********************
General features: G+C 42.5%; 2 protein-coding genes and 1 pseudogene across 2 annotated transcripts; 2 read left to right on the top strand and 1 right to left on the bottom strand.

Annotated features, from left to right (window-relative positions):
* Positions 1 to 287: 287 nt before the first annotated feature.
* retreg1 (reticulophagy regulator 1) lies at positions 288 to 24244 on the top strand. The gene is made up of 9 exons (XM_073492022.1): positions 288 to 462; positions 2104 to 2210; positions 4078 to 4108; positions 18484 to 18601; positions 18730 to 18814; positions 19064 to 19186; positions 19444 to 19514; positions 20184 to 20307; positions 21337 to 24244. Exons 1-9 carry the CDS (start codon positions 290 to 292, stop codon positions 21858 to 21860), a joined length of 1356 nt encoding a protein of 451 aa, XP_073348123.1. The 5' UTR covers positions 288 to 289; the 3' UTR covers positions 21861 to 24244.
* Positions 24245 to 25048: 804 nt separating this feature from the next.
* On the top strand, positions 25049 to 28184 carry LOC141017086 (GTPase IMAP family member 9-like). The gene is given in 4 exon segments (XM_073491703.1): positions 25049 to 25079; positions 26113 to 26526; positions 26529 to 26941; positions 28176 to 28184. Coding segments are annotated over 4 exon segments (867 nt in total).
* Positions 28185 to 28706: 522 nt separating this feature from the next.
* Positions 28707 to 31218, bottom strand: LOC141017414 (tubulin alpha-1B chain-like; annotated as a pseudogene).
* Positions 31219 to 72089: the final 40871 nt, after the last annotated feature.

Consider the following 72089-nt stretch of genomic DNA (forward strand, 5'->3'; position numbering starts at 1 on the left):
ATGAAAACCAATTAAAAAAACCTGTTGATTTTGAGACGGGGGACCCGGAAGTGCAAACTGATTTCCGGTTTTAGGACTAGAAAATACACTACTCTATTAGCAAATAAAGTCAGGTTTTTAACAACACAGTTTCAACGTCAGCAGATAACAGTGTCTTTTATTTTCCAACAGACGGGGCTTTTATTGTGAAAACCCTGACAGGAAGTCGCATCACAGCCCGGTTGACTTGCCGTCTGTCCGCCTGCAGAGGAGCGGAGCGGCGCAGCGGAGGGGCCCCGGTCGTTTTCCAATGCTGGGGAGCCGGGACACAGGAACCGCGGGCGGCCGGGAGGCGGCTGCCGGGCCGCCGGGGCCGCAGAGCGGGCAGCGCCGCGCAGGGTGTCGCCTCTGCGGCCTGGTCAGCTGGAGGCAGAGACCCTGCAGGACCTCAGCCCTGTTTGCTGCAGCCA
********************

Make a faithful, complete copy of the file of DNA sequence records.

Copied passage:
General features: G+C 42.5%; 2 protein-coding genes and 1 pseudogene across 2 annotated transcripts; 2 read left to right on the top strand and 1 right to left on the bottom strand.

Annotated features, from left to right (window-relative positions):
* Positions 1 to 287: 287 nt before the first annotated feature.
* retreg1 (reticulophagy regulator 1) lies at positions 288 to 24244 on the top strand. The gene is made up of 9 exons (XM_073492022.1): positions 288 to 462; positions 2104 to 2210; positions 4078 to 4108; positions 18484 to 18601; positions 18730 to 18814; positions 19064 to 19186; positions 19444 to 19514; positions 20184 to 20307; positions 21337 to 24244. Exons 1-9 carry the CDS (start codon positions 290 to 292, stop codon positions 21858 to 21860), a joined length of 1356 nt encoding a protein of 451 aa, XP_073348123.1. The 5' UTR covers positions 288 to 289; the 3' UTR covers positions 21861 to 24244.
* Positions 24245 to 25048: 804 nt separating this feature from the next.
* On the top strand, positions 25049 to 28184 carry LOC141017086 (GTPase IMAP family member 9-like). The gene is given in 4 exon segments (XM_073491703.1): positions 25049 to 25079; positions 26113 to 26526; positions 26529 to 26941; positions 28176 to 28184. Coding segments are annotated over 4 exon segments (867 nt in total).
* Positions 28185 to 28706: 522 nt separating this feature from the next.
* Positions 28707 to 31218, bottom strand: LOC141017414 (tubulin alpha-1B chain-like; annotated as a pseudogene).
* Positions 31219 to 72089: the final 40871 nt, after the last annotated feature.

Consider the following 72089-nt stretch of genomic DNA (forward strand, 5'->3'; position numbering starts at 1 on the left):
ATGAAAACCAATTAAAAAAACCTGTTGATTTTGAGACGGGGGACCCGGAAGTGCAAACTGATTTCCGGTTTTAGGACTAGAAAATACACTACTCTATTAGCAAATAAAGTCAGGTTTTTAACAACACAGTTTCAACGTCAGCAGATAACAGTGTCTTTTATTTTCCAACAGACGGGGCTTTTATTGTGAAAACCCTGACAGGAAGTCGCATCACAGCCCGGTTGACTTGCCGTCTGTCCGCCTGCAGAGGAGCGGAGCGGCGCAGCGGAGGGGCCCCGGTCGTTTTCCAATGCTGGGGAGCCGGGACACAGGAACCGCGGGCGGCCGGGAGGCGGCTGCCGGGCCGCCGGGGCCGCAGAGCGGGCAGCGCCGCGCAGGGTGTCGCCTCTGCGGCCTGGTCAGCTGGAGGCAGAGACCCTGCAGGACCTCAGCCCTGTTTGCTGCAGCCA